The first study on cross-fertilization between Bt and conventional maize in real situations of co-existence in two regions of Spain has been published in the Plant Biotechnology Journal. The authors recommend the establishment of isolation distances of 20 metres and the planting of varieties with different flowering times.
The research work, which was presented already at the European conference on co-existence in Vienna in spring, shows similar findings to previous field trials and simulations. The least surprising result was the rapid decrease of cross-fertilisation in the conventional field in the direction of its centre. The actual frequency of out-crossing was determined largely by two factors: the temporal distance between the flowering times of the GM and the conventional maize varieties, and the isolation distances between the fields of both agricultural systems.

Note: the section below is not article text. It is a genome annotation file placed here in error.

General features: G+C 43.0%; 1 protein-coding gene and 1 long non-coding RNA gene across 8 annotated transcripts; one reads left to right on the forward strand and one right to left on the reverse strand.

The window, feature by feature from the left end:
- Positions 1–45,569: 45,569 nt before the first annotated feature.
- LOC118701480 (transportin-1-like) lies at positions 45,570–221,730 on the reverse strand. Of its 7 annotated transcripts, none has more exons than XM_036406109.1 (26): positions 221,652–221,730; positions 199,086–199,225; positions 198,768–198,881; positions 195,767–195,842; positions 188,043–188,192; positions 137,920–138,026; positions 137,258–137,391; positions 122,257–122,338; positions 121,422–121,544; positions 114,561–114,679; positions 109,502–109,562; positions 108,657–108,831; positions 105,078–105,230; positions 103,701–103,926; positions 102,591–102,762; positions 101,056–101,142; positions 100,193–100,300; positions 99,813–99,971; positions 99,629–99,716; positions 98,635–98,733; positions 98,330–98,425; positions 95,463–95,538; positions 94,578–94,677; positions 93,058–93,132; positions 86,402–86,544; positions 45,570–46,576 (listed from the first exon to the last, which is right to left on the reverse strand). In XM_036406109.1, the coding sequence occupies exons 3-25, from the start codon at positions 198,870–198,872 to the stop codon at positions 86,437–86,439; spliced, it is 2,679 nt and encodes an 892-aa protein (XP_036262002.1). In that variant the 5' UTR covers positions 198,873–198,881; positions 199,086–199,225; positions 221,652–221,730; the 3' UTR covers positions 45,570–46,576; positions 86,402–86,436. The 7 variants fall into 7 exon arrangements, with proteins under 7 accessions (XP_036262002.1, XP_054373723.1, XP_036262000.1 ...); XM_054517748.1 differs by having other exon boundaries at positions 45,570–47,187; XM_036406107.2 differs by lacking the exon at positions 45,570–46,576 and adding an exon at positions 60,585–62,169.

In contrast to the draft of the upcoming Spanish law on co-existence, which requires isolation distances of 220 metres, the study considers distances of 20 metres sufficient to ensure that the GM share in the harvest of the total conventional field remain below the labelling threshold of 0.9 percent. If the conventional and the GM maize varieties flower at different times, even smaller isolation distances may be used.
Evaluating a real situation in which several GM and conventional fields interact with each other, this co-existence study was the first to be conducted under real conditions.